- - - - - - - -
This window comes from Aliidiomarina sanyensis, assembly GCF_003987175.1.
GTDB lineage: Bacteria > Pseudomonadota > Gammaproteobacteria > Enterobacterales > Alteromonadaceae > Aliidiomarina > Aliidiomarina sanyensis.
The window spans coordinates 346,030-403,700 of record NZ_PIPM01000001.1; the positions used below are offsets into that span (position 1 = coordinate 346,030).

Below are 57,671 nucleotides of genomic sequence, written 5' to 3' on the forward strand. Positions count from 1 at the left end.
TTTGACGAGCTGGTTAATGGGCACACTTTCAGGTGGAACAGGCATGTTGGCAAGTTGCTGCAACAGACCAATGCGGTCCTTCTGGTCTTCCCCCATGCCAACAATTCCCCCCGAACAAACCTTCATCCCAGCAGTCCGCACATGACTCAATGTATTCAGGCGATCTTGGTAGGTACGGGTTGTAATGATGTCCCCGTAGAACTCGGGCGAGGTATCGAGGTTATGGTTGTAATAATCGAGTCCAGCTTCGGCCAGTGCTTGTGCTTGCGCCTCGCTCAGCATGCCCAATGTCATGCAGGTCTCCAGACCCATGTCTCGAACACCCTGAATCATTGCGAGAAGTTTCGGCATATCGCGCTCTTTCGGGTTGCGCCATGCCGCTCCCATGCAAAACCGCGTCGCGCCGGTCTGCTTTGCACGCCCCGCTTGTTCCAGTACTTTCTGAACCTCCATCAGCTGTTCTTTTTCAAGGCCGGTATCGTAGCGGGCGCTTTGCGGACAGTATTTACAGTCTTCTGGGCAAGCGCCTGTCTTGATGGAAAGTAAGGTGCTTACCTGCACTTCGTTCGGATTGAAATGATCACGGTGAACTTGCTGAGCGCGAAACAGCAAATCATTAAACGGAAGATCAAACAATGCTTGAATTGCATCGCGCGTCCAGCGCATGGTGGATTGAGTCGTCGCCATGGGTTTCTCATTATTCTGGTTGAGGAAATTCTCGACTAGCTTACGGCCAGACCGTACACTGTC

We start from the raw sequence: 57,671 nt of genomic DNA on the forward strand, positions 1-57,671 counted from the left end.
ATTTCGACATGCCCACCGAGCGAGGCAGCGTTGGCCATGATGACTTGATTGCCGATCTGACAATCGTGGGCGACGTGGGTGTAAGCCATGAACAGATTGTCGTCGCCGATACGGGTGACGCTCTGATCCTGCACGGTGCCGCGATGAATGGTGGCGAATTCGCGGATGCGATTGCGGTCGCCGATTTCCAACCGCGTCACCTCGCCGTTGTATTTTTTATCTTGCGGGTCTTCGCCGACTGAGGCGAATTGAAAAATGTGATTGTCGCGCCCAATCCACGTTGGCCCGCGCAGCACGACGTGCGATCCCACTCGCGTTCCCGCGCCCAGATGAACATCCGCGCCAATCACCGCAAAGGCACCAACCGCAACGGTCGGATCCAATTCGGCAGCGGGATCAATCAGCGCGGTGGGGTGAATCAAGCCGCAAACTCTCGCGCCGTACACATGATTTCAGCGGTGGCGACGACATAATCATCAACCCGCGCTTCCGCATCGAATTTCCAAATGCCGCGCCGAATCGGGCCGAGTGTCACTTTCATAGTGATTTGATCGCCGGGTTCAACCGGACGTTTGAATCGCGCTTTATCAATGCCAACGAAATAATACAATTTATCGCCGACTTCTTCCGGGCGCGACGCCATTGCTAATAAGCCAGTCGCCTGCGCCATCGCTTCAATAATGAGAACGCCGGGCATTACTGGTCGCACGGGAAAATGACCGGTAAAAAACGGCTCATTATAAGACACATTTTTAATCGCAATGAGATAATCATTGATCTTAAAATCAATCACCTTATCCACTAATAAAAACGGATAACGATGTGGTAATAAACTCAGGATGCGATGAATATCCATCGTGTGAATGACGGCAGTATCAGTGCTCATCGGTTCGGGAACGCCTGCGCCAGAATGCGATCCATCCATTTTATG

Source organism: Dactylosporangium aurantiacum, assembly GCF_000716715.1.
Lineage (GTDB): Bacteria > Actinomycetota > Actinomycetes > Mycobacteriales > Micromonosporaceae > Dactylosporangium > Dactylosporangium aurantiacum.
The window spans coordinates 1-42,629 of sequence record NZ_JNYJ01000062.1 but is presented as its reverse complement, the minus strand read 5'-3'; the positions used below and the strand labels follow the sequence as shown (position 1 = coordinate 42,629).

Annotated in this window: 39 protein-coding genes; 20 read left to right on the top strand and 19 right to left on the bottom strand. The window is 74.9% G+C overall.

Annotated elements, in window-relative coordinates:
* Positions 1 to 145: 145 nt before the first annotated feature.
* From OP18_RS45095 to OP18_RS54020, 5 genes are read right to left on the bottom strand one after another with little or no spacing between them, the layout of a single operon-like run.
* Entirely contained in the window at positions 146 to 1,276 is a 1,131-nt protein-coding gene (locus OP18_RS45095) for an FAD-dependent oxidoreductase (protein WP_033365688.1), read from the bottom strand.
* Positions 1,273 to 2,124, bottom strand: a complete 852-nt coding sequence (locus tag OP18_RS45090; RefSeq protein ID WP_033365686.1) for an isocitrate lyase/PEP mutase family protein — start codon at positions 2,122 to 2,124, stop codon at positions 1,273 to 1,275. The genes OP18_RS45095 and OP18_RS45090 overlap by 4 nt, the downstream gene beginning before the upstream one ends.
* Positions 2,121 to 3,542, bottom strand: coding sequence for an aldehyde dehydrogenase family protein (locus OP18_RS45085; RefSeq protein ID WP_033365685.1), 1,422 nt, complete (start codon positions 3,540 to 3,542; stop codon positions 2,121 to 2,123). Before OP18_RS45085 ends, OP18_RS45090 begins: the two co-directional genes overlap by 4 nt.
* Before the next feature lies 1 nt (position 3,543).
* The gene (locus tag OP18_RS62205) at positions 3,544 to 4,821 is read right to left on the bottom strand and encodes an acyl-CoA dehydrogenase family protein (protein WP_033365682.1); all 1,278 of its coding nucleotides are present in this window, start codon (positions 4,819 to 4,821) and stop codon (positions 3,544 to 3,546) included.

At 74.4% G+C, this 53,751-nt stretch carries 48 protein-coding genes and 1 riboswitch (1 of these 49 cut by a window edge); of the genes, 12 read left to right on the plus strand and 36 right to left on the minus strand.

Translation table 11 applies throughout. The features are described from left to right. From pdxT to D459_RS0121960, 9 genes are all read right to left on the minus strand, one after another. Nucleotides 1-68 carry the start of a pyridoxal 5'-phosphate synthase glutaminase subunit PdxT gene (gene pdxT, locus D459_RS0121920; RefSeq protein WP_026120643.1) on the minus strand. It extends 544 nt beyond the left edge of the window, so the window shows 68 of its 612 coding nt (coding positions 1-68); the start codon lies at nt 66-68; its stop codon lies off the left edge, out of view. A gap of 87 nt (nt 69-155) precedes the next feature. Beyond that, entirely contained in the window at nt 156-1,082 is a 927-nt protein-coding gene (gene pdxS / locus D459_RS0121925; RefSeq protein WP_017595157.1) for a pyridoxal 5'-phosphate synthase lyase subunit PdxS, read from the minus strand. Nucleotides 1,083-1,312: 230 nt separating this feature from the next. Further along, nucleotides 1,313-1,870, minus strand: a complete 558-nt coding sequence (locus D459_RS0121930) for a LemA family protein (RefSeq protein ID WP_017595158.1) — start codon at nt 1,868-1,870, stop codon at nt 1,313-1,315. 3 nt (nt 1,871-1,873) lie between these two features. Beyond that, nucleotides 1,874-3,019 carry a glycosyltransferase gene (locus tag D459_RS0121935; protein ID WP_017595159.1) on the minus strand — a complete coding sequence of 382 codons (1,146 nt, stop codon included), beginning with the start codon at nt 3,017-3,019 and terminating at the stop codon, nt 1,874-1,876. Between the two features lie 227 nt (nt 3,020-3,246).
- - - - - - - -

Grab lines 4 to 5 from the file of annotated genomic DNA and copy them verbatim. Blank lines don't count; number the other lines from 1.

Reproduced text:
Below are 57,671 nucleotides of genomic sequence, written 5' to 3' on the forward strand. Positions count from 1 at the left end.
TTTGACGAGCTGGTTAATGGGCACACTTTCAGGTGGAACAGGCATGTTGGCAAGTTGCTGCAACAGACCAATGCGGTCCTTCTGGTCTTCCCCCATGCCAACAATTCCCCCCGAACAAACCTTCATCCCAGCAGTCCGCACATGACTCAATGTATTCAGGCGATCTTGGTAGGTACGGGTTGTAATGATGTCCCCGTAGAACTCGGGCGAGGTATCGAGGTTATGGTTGTAATAATCGAGTCCAGCTTCGGCCAGTGCTTGTGCTTGCGCCTCGCTCAGCATGCCCAATGTCATGCAGGTCTCCAGACCCATGTCTCGAACACCCTGAATCATTGCGAGAAGTTTCGGCATATCGCGCTCTTTCGGGTTGCGCCATGCCGCTCCCATGCAAAACCGCGTCGCGCCGGTCTGCTTTGCACGCCCCGCTTGTTCCAGTACTTTCTGAACCTCCATCAGCTGTTCTTTTTCAAGGCCGGTATCGTAGCGGGCGCTTTGCGGACAGTATTTACAGTCTTCTGGGCAAGCGCCTGTCTTGATGGAAAGTAAGGTGCTTACCTGCACTTCGTTCGGATTGAAATGATCACGGTGAACTTGCTGAGCGCGAAACAGCAAATCATTAAACGGAAGATCAAACAATGCTTGAATTGCATCGCGCGTCCAGCGCATGGTGGATTGAGTCGTCGCCATGGGTTTCTCATTATTCTGGTTGAGGAAATTCTCGACTAGCTTACGGCCAGACCGTACACTGTC